d. We are providing protection and assurance to local workers that the Government is on this journey together with them, by ensuring that they will be fairly treated at the workplace; and we are also investing in their lifelong learning and skills upgrading to keep them employable throughout their careers.
e. This is important for all workers, but I think it is especially so for our mature and mid-career workers.
f. As part of Forward Singapore, we are studying how we can do even more in this area, and make SkillsFuture and lifelong learning a key part of our social compact in Singapore.
g. Just as we say in the Labour Movement that a good job is the best welfare for our workers, I believe the best form of protection for their employability is to invest in their skills upgrading because lifelong learning will lead to lifelong employability.
h. I also firmly believe that this approach is more effective in protecting our workers than building walls and erecting barriers to block out external competition. If we go down the path of protectionism, we must expect other countries to do likewise, to retaliate and they will block us too.
i.So being a small country without a large domestic market, Singapore will be disadvantaged if protectionism, xenophobia and isolationism become the norm in the global economy. We have much to lose and actually little to gain in this kind of situation.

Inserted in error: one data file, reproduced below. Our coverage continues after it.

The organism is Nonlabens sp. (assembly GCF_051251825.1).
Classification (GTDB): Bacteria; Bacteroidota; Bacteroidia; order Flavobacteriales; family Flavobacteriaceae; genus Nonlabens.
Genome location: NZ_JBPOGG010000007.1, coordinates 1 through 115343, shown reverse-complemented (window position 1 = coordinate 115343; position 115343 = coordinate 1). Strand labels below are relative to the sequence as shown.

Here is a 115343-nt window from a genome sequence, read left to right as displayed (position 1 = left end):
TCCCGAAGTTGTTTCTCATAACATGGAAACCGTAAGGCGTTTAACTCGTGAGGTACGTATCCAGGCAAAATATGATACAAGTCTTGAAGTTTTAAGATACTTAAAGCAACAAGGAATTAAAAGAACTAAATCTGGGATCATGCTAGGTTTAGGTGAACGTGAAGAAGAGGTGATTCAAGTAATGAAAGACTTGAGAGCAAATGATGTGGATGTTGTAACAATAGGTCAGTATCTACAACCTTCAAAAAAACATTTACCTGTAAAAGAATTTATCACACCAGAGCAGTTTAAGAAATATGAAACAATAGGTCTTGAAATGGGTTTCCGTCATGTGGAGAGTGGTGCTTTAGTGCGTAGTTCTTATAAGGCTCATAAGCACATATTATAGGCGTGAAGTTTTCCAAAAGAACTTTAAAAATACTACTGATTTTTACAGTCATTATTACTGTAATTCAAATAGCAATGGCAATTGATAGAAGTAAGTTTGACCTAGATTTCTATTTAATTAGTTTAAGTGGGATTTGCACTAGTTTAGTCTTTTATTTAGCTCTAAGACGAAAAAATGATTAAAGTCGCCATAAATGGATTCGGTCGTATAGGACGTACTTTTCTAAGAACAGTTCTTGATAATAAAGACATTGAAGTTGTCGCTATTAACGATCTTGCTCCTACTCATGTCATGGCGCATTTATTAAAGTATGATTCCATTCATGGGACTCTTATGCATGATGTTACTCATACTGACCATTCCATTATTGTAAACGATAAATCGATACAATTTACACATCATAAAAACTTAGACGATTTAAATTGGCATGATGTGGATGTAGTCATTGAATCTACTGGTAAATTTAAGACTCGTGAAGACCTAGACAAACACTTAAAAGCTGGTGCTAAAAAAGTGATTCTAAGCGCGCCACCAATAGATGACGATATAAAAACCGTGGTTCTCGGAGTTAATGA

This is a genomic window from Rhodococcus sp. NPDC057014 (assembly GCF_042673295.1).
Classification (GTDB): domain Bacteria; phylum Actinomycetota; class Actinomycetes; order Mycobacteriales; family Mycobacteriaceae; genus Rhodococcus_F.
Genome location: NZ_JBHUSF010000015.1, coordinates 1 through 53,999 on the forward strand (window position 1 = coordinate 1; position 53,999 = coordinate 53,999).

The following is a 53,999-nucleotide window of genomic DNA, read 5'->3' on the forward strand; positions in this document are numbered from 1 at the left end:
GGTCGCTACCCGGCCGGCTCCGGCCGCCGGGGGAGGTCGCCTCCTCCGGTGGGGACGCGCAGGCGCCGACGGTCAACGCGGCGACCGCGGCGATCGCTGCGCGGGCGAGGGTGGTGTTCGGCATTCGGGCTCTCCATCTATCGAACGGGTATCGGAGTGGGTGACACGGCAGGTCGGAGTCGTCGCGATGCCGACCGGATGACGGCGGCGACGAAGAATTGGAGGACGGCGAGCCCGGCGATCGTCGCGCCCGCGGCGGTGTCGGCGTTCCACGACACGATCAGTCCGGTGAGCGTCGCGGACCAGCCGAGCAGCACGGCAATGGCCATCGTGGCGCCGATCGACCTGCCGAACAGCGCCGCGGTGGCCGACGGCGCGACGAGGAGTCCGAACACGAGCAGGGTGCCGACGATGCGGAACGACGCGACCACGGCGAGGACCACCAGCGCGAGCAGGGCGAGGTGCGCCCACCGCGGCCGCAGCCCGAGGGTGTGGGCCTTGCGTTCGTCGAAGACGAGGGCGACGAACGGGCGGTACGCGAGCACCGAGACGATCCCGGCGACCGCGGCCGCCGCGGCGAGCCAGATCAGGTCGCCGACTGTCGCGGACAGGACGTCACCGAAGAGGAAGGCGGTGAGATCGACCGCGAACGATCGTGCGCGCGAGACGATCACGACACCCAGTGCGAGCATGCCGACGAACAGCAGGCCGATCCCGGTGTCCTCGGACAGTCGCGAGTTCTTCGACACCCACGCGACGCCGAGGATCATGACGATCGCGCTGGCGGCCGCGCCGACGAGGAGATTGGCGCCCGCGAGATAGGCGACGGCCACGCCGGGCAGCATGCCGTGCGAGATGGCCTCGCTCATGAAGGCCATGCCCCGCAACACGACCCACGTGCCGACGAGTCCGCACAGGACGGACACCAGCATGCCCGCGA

11. Hence, this is one of the trade-offs that we will need to carefully balance as we look at ways for Singapore’s economy to achieve sustainable growth, and to strengthen our position as a global business hub.
a. Many Singaporeans understand why we need to remain open to talent and stay connected with the world.
b. But they also have genuine concerns that if there are too many foreigners coming to Singapore over a short period of time, it will impact Singapore’s social fabric and it could affect our cohesion.
c. The more we can assure and equip our people to have the skills and confidence to face the competition, the more ready we will be to welcome a complementary foreign workforce and also to integrate new immigrants into our society.
d. So that is the first element: How we can remain open and connected and for our economy to stay international.
Innovation: Raising productivity and enhancing Singapore’s competitiveness
12. Next, let me touch on the second feature of our sustainable growth model, which is about strengthening “innovation”.
13. This is critical if we want to overcome our constraints, and find new and better ways to raise productivity and enhance Singapore’s competitiveness.
a. We have invested steadily in public R&D for 15 to 20 years, and continue to focus on this important area going forward, through a combination of public and private sector funding. Our investments in R&D are bearing fruit.
b. We are also encouraging our companies, especially the MNCs and the large local enterprises, to collaborate with the government agencies, research institutions and institutes of higher learning to find more ways to commercialise their innovative technologies and R&D findings.
c. And to play the role of Queen Bee companies by helping the SMEs who are their contractors and suppliers to level up and to build stronger capabilities.
14. Singapore’s innovation ecosystem has become more vibrant, with more Venture Capital funds based here. We also see more students in our universities and polytechnics who are keen to become entrepreneurs and to do their own start-ups, and we are seeing more local unicorns.